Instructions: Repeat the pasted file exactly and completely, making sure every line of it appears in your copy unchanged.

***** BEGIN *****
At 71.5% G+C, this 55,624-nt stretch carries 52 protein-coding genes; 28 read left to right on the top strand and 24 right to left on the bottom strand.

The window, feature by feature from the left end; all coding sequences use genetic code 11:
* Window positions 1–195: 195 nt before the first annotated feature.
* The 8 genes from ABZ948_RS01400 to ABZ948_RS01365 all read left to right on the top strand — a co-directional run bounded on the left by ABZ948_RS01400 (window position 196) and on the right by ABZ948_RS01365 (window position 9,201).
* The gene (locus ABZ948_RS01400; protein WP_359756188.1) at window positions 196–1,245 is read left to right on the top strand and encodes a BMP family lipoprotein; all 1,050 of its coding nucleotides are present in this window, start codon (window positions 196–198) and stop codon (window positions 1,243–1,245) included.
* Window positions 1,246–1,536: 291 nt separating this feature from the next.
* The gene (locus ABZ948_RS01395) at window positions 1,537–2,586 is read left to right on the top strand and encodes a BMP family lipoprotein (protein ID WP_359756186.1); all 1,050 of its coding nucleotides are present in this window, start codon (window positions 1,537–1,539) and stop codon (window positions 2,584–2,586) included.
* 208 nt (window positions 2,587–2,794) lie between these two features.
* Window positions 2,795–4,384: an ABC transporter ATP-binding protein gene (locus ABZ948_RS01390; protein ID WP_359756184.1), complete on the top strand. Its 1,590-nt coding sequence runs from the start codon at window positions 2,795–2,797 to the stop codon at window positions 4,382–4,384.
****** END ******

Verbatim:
At 71.5% G+C, this 55,624-nt stretch carries 52 protein-coding genes; 28 read left to right on the top strand and 24 right to left on the bottom strand.

The window, feature by feature from the left end; all coding sequences use genetic code 11:
* Window positions 1–195: 195 nt before the first annotated feature.
* The 8 genes from ABZ948_RS01400 to ABZ948_RS01365 all read left to right on the top strand — a co-directional run bounded on the left by ABZ948_RS01400 (window position 196) and on the right by ABZ948_RS01365 (window position 9,201).
* The gene (locus ABZ948_RS01400; protein WP_359756188.1) at window positions 196–1,245 is read left to right on the top strand and encodes a BMP family lipoprotein; all 1,050 of its coding nucleotides are present in this window, start codon (window positions 196–198) and stop codon (window positions 1,243–1,245) included.
* Window positions 1,246–1,536: 291 nt separating this feature from the next.
* The gene (locus ABZ948_RS01395) at window positions 1,537–2,586 is read left to right on the top strand and encodes a BMP family lipoprotein (protein ID WP_359756186.1); all 1,050 of its coding nucleotides are present in this window, start codon (window positions 1,537–1,539) and stop codon (window positions 2,584–2,586) included.
* 208 nt (window positions 2,587–2,794) lie between these two features.
* Window positions 2,795–4,384: an ABC transporter ATP-binding protein gene (locus ABZ948_RS01390; protein ID WP_359756184.1), complete on the top strand. Its 1,590-nt coding sequence runs from the start codon at window positions 2,795–2,797 to the stop codon at window positions 4,382–4,384.